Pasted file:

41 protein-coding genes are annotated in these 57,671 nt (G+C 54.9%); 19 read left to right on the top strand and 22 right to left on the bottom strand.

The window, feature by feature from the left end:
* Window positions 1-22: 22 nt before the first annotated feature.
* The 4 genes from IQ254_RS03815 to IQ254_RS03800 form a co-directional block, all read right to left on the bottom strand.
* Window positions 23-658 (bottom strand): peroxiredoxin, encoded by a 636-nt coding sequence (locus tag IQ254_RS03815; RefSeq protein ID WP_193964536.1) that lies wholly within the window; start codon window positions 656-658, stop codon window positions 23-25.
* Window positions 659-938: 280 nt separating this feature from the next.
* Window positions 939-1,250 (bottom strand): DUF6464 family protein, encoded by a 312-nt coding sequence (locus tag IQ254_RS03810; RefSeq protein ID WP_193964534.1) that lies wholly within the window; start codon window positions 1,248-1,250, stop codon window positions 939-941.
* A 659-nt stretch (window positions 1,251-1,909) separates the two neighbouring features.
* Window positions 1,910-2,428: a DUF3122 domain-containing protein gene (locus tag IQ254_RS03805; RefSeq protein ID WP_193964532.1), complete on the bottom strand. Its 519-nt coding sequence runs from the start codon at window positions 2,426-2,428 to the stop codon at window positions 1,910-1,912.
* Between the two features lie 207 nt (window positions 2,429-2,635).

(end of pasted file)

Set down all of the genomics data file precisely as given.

41 protein-coding genes are annotated in these 57,671 nt (G+C 54.9%); 19 read left to right on the top strand and 22 right to left on the bottom strand.

The window, feature by feature from the left end:
* Window positions 1-22: 22 nt before the first annotated feature.
* The 4 genes from IQ254_RS03815 to IQ254_RS03800 form a co-directional block, all read right to left on the bottom strand.
* Window positions 23-658 (bottom strand): peroxiredoxin, encoded by a 636-nt coding sequence (locus tag IQ254_RS03815; RefSeq protein ID WP_193964536.1) that lies wholly within the window; start codon window positions 656-658, stop codon window positions 23-25.
* Window positions 659-938: 280 nt separating this feature from the next.
* Window positions 939-1,250 (bottom strand): DUF6464 family protein, encoded by a 312-nt coding sequence (locus tag IQ254_RS03810; RefSeq protein ID WP_193964534.1) that lies wholly within the window; start codon window positions 1,248-1,250, stop codon window positions 939-941.
* A 659-nt stretch (window positions 1,251-1,909) separates the two neighbouring features.
* Window positions 1,910-2,428: a DUF3122 domain-containing protein gene (locus tag IQ254_RS03805; RefSeq protein ID WP_193964532.1), complete on the bottom strand. Its 519-nt coding sequence runs from the start codon at window positions 2,426-2,428 to the stop codon at window positions 1,910-1,912.
* Between the two features lie 207 nt (window positions 2,429-2,635).